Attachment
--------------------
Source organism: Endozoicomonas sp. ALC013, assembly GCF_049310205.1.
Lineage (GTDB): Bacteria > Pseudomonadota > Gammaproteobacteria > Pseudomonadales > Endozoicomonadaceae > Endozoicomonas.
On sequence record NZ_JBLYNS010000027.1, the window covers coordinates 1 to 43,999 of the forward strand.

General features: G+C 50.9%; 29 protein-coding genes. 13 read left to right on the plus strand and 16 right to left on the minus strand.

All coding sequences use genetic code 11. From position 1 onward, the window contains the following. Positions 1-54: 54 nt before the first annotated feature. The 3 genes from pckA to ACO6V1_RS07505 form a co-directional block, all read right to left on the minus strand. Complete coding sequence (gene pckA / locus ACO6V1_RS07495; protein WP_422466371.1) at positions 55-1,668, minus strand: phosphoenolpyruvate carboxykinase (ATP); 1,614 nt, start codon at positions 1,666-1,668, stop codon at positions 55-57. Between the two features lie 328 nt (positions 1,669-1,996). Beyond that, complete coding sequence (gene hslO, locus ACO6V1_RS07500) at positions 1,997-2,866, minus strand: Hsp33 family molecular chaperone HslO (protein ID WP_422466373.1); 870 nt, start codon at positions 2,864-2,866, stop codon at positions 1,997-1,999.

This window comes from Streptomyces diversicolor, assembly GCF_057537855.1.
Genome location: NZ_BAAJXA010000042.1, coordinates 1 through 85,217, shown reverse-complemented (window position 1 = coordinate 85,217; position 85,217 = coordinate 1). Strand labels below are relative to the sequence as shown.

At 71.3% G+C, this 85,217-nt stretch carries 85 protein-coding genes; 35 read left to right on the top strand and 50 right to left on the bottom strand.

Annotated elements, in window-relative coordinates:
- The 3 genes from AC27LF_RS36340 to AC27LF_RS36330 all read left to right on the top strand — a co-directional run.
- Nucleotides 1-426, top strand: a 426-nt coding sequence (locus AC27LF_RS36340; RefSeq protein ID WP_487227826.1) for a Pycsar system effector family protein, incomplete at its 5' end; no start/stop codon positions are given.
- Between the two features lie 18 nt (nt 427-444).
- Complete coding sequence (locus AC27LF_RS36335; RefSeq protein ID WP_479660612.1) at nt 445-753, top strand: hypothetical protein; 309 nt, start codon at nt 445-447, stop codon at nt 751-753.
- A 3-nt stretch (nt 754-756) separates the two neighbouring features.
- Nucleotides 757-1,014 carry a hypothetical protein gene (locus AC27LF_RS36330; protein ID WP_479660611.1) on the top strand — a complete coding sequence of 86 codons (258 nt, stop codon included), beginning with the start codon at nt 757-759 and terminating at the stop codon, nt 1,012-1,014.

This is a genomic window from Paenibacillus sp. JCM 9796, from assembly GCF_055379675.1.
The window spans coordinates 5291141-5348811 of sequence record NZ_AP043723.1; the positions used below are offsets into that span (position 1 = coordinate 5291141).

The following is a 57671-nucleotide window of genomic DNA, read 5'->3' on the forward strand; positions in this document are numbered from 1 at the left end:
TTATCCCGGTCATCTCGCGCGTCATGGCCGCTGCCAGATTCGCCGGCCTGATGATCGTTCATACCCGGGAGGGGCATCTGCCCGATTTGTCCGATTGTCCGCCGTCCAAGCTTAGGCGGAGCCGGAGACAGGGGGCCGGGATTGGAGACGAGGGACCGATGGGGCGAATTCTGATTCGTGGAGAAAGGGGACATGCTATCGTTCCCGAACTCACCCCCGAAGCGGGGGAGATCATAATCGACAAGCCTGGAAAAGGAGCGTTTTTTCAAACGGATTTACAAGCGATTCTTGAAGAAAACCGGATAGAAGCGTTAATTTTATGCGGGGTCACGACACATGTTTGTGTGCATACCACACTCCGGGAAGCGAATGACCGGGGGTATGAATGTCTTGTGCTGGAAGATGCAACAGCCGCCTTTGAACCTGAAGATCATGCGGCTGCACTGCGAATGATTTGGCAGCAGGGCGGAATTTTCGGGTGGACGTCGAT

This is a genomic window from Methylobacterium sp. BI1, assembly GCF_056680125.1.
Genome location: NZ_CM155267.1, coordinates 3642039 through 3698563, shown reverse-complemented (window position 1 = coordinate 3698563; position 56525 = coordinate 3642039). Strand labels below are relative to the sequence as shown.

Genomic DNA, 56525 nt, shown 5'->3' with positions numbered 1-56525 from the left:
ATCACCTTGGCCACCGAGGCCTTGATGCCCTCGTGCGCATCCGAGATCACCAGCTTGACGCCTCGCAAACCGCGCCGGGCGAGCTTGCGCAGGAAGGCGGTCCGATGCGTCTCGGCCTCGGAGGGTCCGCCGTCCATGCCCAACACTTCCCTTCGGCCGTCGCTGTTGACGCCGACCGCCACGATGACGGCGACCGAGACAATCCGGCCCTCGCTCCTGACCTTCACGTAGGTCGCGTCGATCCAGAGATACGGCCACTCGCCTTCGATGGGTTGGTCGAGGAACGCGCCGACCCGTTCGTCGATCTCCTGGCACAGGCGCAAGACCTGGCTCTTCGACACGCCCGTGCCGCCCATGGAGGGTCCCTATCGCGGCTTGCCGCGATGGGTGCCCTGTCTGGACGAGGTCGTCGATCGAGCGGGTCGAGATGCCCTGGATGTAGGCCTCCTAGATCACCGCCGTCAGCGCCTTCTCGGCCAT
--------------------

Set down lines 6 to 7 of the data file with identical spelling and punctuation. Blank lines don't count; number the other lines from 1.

This window comes from Streptomyces diversicolor, assembly GCF_057537855.1.
Genome location: NZ_BAAJXA010000042.1, coordinates 1 through 85,217, shown reverse-complemented (window position 1 = coordinate 85,217; position 85,217 = coordinate 1). Strand labels below are relative to the sequence as shown.